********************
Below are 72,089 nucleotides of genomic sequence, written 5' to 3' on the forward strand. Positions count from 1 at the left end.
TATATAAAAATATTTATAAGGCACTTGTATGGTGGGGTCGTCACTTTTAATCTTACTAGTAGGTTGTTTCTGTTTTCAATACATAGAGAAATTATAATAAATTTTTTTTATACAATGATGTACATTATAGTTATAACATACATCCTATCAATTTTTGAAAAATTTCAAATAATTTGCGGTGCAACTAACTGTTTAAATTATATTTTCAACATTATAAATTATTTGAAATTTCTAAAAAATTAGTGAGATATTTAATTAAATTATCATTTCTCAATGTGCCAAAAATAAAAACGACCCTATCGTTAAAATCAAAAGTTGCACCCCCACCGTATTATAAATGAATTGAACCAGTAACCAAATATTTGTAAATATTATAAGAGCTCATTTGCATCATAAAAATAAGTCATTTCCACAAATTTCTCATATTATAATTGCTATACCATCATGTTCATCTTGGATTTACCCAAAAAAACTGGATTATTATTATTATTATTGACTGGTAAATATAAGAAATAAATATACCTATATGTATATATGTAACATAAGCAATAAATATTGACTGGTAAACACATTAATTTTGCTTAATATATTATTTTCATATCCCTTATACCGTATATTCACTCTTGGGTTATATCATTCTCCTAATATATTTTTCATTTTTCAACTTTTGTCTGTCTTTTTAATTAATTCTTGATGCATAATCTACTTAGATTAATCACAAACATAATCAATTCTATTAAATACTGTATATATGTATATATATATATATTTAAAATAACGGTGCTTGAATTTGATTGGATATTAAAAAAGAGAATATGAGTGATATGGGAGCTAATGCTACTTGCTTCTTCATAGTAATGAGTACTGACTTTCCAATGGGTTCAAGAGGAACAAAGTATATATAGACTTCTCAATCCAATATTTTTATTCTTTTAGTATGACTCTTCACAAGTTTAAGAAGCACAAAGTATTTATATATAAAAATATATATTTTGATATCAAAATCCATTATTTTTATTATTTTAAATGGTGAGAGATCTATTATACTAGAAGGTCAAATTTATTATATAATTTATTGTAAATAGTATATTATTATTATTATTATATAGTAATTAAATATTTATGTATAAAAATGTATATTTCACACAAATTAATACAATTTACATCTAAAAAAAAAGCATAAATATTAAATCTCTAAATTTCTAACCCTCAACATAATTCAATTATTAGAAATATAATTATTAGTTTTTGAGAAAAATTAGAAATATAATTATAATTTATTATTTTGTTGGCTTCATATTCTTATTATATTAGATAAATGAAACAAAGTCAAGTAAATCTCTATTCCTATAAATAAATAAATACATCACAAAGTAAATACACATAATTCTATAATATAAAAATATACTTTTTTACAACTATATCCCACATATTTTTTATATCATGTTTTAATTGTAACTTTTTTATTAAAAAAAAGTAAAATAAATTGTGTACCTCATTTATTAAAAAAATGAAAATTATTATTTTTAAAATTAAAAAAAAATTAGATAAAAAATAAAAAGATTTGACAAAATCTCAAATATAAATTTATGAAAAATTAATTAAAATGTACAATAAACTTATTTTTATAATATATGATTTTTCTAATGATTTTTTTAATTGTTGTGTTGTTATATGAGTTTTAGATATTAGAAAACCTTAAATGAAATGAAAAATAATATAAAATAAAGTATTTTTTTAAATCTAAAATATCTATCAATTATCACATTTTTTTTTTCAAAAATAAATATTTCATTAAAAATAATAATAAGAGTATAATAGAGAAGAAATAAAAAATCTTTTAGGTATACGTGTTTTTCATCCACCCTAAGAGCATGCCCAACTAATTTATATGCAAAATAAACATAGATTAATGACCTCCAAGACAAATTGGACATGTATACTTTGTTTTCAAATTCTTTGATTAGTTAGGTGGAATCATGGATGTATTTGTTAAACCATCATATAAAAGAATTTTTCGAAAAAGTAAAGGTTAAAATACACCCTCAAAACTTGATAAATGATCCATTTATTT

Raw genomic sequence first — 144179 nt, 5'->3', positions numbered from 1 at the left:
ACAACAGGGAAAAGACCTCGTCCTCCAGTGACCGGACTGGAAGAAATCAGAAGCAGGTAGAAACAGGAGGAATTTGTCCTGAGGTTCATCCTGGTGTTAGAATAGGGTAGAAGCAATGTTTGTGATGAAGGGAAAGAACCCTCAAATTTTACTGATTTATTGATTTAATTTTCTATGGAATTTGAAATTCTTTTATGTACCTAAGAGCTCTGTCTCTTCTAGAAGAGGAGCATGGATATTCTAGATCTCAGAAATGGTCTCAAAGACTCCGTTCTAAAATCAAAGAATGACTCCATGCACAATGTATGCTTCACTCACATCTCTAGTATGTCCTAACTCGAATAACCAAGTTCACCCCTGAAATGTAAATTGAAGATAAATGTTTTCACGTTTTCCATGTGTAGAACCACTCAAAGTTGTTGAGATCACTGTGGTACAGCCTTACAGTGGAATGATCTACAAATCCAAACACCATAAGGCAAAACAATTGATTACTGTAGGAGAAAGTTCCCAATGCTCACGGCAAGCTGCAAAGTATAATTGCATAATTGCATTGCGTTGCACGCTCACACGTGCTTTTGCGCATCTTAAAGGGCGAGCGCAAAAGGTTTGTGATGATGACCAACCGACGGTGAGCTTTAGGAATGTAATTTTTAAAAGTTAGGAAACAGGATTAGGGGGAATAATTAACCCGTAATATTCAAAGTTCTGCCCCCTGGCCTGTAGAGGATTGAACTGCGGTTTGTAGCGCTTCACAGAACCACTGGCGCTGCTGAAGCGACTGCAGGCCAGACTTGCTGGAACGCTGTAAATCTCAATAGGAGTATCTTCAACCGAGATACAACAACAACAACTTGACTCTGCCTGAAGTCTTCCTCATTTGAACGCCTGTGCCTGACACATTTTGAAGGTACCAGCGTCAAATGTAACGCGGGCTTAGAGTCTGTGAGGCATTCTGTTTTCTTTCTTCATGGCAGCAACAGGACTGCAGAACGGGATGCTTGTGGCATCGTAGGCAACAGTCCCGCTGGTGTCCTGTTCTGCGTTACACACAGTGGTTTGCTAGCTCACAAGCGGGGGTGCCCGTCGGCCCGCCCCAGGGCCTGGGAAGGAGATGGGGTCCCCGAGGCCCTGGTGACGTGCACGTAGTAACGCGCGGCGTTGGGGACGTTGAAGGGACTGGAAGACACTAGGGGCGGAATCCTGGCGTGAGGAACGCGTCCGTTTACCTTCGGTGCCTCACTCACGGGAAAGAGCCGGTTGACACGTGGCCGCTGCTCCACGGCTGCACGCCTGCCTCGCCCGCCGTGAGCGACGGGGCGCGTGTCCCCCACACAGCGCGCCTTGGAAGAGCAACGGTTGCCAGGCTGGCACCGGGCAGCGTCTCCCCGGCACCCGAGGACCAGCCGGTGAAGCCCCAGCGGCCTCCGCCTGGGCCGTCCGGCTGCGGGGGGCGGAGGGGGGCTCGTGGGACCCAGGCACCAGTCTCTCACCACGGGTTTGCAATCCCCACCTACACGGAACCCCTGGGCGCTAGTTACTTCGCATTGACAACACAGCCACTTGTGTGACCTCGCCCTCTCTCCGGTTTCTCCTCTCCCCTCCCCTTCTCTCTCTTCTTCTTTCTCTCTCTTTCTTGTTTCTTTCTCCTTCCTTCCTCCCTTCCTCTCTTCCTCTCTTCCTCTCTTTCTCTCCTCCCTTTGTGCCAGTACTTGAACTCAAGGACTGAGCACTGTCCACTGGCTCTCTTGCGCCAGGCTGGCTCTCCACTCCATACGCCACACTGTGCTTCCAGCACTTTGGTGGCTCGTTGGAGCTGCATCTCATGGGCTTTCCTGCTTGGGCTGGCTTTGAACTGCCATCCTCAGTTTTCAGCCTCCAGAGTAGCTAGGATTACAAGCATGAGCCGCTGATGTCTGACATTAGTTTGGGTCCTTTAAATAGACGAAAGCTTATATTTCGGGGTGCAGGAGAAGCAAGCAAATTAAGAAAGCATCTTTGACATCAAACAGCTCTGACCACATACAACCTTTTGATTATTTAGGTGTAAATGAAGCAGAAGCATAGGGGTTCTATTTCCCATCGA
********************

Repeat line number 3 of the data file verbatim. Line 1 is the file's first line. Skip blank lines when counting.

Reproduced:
Raw genomic sequence first — 144179 nt, 5'->3', positions numbered from 1 at the left: